ASCO GU 2018: Impact of Genomic Risk Scores on Treatment Decisions Following Radical Prostatectomy in a Prospective Medicare Registry

San Francisco, CA ( There is growing evidence that genomic classification of malignancies, including prostate cancer, may help overcome the heterogeneity and inherent subjective flaws of clinical staging systems. There are many genomic tests for prostate cancer that address prostate cancer in its various clinical stages. Some are based on prostate biopsy tissue, while others are based on prostatectomy or metastatectomy specimens.   

The authors specifically assess how the addition of a genomic classifier, such as a Decipher, which has been demonstrated to predict metastases risk after RP, effects the physicians’ decision-making regarding post-operative radiotherapy – either adjuvant (ART) or early salvage XRT (SRT).

Over an 8-month period, 1,319 men treated with RP who were considering ART or SRT were enrolled at multiple institutions. Physicians submitted a recommendation based on initial clinical and pathology findings prior to obtaining the Decipher RP test and again upon receiving test results. Only men with non-organ confined prostate cancer, positive margins or rising PSA were included in the analysis. Unfortunately, it should be noted, a patient with a rising PSA post-RP is technically already past the adjuvant classification – hence, their definition may be incorrect.

A total of 517 patients were finally included. In terms of demographics, median age was 69, 27% were GG 4-5, 58% had positive surgical margins, 74% extraprostatic extension, 25% seminal vesicle invasion, and 80% were pT3+. In terms of Decipher risk, 31% were low-risk, 24% were intermediate risk, and 45% were high-risk.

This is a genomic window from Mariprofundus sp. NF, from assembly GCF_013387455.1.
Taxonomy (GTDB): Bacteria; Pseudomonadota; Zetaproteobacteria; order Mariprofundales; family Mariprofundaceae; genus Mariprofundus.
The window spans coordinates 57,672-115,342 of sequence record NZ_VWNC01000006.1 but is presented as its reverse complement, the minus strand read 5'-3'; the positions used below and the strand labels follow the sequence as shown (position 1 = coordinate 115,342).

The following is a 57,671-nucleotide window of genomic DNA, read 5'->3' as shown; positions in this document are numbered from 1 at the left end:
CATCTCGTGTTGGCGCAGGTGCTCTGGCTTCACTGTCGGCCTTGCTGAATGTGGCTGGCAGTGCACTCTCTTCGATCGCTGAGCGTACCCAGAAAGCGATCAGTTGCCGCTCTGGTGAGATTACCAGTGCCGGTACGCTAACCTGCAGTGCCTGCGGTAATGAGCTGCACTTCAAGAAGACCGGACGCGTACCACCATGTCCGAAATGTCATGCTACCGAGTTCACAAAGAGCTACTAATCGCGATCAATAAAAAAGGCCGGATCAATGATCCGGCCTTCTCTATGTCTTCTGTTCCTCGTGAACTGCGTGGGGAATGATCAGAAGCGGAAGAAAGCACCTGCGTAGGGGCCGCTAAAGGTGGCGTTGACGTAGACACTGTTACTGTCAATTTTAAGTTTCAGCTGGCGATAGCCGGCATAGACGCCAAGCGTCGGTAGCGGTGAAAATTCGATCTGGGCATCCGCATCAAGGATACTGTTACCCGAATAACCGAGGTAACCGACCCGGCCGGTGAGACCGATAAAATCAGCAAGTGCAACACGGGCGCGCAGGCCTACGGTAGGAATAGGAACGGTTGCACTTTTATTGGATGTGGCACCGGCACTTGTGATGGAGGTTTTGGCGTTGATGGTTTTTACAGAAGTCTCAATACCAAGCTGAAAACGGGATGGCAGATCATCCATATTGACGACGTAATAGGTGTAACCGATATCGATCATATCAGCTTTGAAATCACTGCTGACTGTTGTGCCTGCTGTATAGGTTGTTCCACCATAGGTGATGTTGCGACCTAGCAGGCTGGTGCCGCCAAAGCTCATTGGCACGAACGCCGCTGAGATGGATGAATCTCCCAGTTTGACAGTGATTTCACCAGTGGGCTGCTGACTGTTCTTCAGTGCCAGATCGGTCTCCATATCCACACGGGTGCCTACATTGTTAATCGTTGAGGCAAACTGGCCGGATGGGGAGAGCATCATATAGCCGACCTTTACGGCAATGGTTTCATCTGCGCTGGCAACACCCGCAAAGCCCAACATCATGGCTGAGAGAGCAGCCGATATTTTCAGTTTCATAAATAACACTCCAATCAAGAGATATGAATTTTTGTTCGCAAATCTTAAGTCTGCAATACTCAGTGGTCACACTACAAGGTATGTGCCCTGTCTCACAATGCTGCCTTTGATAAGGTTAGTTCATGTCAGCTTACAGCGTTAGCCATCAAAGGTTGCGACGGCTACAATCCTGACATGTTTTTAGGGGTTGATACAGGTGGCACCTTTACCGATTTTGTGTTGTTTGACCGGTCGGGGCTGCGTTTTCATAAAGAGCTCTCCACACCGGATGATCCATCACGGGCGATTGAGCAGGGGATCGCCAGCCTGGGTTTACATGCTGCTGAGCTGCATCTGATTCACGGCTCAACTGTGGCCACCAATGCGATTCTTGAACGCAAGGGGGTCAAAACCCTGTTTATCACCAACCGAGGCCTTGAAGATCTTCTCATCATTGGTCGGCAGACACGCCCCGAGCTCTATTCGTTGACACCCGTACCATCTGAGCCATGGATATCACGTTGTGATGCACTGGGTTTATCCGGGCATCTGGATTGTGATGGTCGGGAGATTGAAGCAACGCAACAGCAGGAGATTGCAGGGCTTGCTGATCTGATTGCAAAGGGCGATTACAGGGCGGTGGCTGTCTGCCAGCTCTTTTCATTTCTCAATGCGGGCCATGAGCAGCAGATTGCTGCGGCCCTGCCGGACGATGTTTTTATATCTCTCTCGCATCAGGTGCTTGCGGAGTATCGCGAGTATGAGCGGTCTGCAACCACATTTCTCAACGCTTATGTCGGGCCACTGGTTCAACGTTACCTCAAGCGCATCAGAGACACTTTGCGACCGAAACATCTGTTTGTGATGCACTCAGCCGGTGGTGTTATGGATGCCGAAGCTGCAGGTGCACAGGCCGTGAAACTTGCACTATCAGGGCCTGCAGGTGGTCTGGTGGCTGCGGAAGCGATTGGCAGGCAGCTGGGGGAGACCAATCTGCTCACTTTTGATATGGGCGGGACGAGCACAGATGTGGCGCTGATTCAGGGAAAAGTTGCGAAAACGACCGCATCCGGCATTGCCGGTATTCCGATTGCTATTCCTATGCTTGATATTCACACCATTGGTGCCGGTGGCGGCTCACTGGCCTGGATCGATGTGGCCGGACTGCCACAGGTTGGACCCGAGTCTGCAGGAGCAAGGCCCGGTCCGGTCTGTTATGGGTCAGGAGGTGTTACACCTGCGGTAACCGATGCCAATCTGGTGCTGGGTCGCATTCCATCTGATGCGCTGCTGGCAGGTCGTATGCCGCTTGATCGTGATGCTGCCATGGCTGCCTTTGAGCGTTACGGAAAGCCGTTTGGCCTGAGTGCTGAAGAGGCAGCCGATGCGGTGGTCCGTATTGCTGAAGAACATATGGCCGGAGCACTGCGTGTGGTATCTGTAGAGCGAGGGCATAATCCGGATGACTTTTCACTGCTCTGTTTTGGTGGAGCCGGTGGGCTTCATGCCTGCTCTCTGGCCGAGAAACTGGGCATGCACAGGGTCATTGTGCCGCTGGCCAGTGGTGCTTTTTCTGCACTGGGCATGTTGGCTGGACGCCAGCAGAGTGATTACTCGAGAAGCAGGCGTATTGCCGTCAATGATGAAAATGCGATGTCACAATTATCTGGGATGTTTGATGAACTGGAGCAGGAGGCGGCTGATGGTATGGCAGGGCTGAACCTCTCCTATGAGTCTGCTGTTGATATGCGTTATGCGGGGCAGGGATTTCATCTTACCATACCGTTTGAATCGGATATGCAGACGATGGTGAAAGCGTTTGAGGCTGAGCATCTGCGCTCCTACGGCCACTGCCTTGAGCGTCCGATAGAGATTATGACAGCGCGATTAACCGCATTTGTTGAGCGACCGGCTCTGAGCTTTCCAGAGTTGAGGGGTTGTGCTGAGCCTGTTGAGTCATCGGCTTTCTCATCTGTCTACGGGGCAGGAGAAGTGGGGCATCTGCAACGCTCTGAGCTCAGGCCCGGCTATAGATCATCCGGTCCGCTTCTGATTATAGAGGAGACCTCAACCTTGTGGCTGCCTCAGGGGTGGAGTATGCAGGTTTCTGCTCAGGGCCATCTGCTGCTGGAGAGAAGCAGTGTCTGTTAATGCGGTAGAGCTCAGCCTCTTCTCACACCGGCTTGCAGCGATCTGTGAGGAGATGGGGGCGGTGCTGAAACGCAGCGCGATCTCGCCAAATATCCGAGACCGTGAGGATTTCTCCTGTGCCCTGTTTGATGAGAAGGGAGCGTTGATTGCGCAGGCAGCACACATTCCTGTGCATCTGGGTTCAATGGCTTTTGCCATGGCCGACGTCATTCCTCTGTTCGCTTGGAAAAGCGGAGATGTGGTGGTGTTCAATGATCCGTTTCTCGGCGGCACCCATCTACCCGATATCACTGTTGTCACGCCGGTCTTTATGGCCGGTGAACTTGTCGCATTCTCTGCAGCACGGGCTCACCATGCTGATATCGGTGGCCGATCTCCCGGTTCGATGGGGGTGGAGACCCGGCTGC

Prior to obtaining the test, based on clinical variables alone, ART was recommended for 26% of men and SRT for 19% of men. After obtaining a Decipher score, treatment recommendations changed in 34% (95% CI 30-39%) and 28% (95% CI 19-38%) of men considering ART or SRT, respectively. Approximately 1/3 of men had a treatment recommendation change.

Multivariable logistic regression demonstrated that – independent of pathology risk factors, a high-risk Decipher score was associated with the decision to pursue treatment (compared to low-risk Decipher score); OR 7.3 (95% CI 3.9-14.2 p < 0.001) in the adjuvant and 5.5 (95% CI, 1.3-27.8, p = 0.026) in the salvage setting. RP GG, Surgical margins, EPE and SVI were not associated with decision to pursue treatment.

Importantly, the authors note that while the current study does not address oncologic outcomes with altered treatment based on the Decipher score, ongoing prospective studies are assessing how increased use of therapy in men with high Decipher scores impacts oncologic outcomes and whether decreased use in Decipher low risk individuals improves health related quality of life without harming patient survival.

This will provide us with more concrete knowledge regarding the utility of the Decipher score in more routine practice.

Speaker: John Gore, MD, MS

Co-Authors: Darlene Dai, Robert Benjamin Den, Kasra Yousefi, Tiffany Le, Marguerite Du Plessis, Roanna Padre, Worlanyo Sosu-Sedzorme, Elai Davicioni, Paul L. Nguyen, Ashley Ross

Institution(s): University of Washington School of Medicine, Seattle, WA; GenomeDx Biosciences Inc., Vancouver, BC, Canada; Sidney Kimmel Medical College at Thomas Jefferson University, Philadelphia, PA; GenomeDx Biosciences Inc., San Diego, CA; Brigham and Women's Hospital/ Dana-Farber Cancer Institute, Boston, MA; Johns Hopkins Medicine, Baltimore, MD

Written by: Thenappan Chandrasekar, MD, Clinical Fellow, University of Toronto, Twitter: @tchandra_uromd at the 2018 American Society of Clinical Oncology Genitourinary (ASCO GU) Cancers Symposium, February 8-10, 2018 - San Francisco, CA